Optimal Care | Incontinence

What therapy and treatment options are there for incontinence?

There are many causes of bladder weakness but there are also many treatment options. Learn more about ways to reduce the symptoms of incontinence. You can also use our incontinence pads to help you manage your incontinence symptoms.

Woman speaking to pharmacist about incontinence

Learn about the various treatment options to get the right track to find relief

Along with the taboo on speaking about incontinence, there is another barrier to dealing with bladder weakness. There is still a widespread view that nothing can be done. But this is not quite true: things go much better after a medically prescribed therapy for 80% to 90% of those affected by incontinence see improvements thank to medically prescribed therapies.

Gather your courage and speak to your GP entirely in confidence about your symptoms. Once the type of incontinence that you have has been identified, your optimal treatment can also start. Your treatment depends on the cause, the type of symptoms, the severity of the bladder weakness and your lifestyle.

The good news is that, along with any therapy measures recommended by your doctor, you can also do a number of things to make your treatment truly effective. We show you the whole range of options to get you back to living an active, carefree life.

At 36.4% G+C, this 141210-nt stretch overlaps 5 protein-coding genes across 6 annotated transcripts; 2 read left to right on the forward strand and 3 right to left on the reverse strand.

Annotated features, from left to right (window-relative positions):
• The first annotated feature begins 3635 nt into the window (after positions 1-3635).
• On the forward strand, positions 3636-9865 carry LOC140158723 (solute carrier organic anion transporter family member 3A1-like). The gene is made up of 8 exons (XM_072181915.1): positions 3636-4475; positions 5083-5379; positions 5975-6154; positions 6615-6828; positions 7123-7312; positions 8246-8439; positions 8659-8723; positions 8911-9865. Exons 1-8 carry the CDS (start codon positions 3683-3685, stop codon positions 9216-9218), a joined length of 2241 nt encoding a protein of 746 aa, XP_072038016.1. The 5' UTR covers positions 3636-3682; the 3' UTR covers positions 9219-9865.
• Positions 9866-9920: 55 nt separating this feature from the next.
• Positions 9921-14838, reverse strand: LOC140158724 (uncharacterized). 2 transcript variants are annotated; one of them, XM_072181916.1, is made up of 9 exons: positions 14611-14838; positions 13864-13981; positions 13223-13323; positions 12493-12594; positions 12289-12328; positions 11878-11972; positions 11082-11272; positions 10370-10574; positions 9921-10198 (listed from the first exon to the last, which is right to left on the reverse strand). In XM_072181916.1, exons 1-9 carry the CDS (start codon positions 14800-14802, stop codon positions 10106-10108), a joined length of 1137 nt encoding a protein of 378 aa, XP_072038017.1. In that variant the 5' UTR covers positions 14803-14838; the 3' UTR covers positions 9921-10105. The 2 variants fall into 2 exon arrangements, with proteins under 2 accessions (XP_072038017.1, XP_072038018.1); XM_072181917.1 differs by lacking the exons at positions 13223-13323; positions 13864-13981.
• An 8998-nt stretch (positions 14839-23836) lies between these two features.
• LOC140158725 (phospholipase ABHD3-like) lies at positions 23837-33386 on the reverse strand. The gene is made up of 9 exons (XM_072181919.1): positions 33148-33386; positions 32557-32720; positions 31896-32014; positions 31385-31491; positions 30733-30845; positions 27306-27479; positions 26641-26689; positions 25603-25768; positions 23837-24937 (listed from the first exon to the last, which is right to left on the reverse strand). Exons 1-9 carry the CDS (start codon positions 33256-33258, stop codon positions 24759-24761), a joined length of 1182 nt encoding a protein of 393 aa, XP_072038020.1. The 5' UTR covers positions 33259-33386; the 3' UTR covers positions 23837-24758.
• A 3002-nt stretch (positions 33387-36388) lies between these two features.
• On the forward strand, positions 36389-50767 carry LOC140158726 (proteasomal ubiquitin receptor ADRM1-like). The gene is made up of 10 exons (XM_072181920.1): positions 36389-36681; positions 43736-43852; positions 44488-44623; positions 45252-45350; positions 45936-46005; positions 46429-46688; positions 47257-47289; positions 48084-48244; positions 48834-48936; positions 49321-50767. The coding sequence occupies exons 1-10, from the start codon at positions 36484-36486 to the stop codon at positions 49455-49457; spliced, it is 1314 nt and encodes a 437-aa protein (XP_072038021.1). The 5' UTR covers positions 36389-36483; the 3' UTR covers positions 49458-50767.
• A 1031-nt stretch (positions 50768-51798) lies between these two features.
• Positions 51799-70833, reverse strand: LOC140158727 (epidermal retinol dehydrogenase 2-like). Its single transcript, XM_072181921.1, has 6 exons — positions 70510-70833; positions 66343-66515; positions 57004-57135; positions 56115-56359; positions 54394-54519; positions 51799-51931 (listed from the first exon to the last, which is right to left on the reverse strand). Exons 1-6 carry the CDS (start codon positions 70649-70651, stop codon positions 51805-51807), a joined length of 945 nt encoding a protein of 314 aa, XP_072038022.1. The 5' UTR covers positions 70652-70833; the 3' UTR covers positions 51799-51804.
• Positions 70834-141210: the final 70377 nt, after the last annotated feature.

Behavioural therapy: Better manage the urge to urinate with bladder and toilet training

It may surprise you to learn that, you can train your bladder to becoming accustomed to being emptied at certain times. By emptying your bladder at specific times at defined intervals, it can adjust precisely to this rhythm and ‘forgets’ the urge to urinate between these times.

If a doctor recommends bladder training as a therapy for you, you will first document your trips to the toilet in a miction or bladder diary. You will note down how often you go to the toilet, how much urine there is and how many liquids you drink. Notes are also taken about the sorts of situations when any ‘accidents’ occur. The subsequent training aims to get your bladder used to a fixed rhythm. This means that the intervals should be distributed as evenly as possible over the day.